My morning started at 5:00 with a young fussy boy walking into my room, tearfully announcing, “I don’t like the storm snoring”, and then crawling into my arms, most likely with the hope of staying in our bed.
It didn’t make sense. For one, it wasn’t storming outside. Not at all. I comforted and reassured him and then carried him back to his room. His silent room. I still have no idea what noise prompted him to think that an imaginary storm was snoring.
I was next awakened at 6:15 by an alarm going off across the hall. I never know whether Daryl will pop right up and take his shower or wait for me to come rouse him, then arguing with me on whether it’s his day to take a shower. Today was a good day; he rushed to get ahead of his sister in the shower.
Hal, as usual, was not going to get up without encouragement. So I entered his room with a cheery voice and gently pulled his blanket off him. He smiled and I rubbed his belly while he stretched.
Suddenly, he cried out, “I am peeing in my tajamas again!”
What?! Sure enough, he had, right then, fully awake, wet his bed. It was past time to enlist additional parental support. I still needed to take my shower, after all. I flipped the light on in our room, and Daddy joined the fun while I got in the shower.
Once dressed, I asked him if he was picking up the kids from school. He usually does but he was firing the kiln and sometimes that changes things. When he answered in the affirmative, I explained that that was good because “if you want me to pick them up on kiln firing days, you have to let me know ahead of time so I can put in extra time earlier in the week.”
Something got missed in the communication. He looked at me like I was from Mars. I gave him a similar look in return. We had one of those “what’s wrong with you”, “nothing, what’s wrong with you” kind of spousal conversations before I went around the corner to brush my teeth, feeling agitated by the interaction.
Enter Jane, just slightly behind schedule. She announced “It’s 7:10 and I’m ready to go!” I knew that I could now expect regular updates every minute until Daddy and the kids were out the door. She would soon announce “It’s 7:11 and I’m ready to go!”
This time, she further muttered under her breath, “It’s going to be 7:20 again before we get out of here. Just like always.”
Holding my toothbrush, I walked back into the room to tell her, “You know, your brother wet his bed which forced him to take an unplanned shower. That’s going to run you guys behind. Crazy enough, you will still get to school on time if you leave at 7:20, so I wouldn’t sweat it.”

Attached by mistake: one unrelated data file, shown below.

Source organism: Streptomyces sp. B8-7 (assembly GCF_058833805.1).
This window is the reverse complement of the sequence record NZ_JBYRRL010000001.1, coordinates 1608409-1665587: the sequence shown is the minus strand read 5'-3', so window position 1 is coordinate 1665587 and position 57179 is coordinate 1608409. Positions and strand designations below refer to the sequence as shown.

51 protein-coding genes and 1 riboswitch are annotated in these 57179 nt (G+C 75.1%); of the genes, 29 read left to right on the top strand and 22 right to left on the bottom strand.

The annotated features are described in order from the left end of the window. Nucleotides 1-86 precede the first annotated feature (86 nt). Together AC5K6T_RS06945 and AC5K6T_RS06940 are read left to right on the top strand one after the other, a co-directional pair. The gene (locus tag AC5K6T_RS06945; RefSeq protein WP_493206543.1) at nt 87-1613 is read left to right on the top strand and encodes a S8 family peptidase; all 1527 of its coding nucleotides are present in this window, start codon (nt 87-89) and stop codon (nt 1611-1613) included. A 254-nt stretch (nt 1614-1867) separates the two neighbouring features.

I got an exasperated teenager reply that fed my earlier agitation. This resulted in my muttering my own retort, “Wow, looks like I’m good at crossing people this morning. Can’t seem to make anyone happy.”
Right then, Hal came up the hall, wearing a shirt that was too small, needed to be ironed, and didn’t match his pants. I told him he needed to change shirts and reached forward to help him take it off. The reaction was predictable. He screamed and tried to jerk it back down.
“Honey, it’s too small. Go pick another one.” He headed down the hall shirtless and wailing that he wanted to wear that one. I called after him, “You have 400 other shirts. Pick another one that you love dearly and put it on.”
My husband began to laugh in the living room. Then I heard him address the older two, “Oh, come on. You know you want to laugh. That was funny. Both of you sitting there trying to act like you aren’t listening. Trying to fight back the urge to laugh. One of you sulking because we haven’t left yet.”
Then he called out to me, teasing, “You trying to cross everyone in the family today? Did you get Hal too?”
“I sure did! That just leaves Daryl. Hey, Daryl, what can I do to upset you this morning? Come on, give me something!”
Shortly after that, we decided that I could drop Hal off at the preschool so that Jane wouldn’t have an aneurysm. This, of course, caused Hal to have one because he wanted to ride with Daddy.
Still, I got him to the bathroom to brush his teeth, but then accidentally slipped the brush out of his mouth, leaving a path of toothpaste suds on his cheek. He seemed to find that funny so then I brushed his face: both cheeks and upper lip, commenting the whole time about how messy I was.
Crisis was averted and we were able to enjoy our trip into town. I don’t usually take any of the kids to school. Hal doesn’t usually wet his bed. My husband and I don’t usually bicker, even mildly. But there is always something going on. Hal can be relied on to pick something inappropriate to wear. You can count on Jane to get anxious about leaving on time. Then you can add in some sort of unexpected drama, just to keep it interesting. Yes, it was definitely a typical school day morning at our house.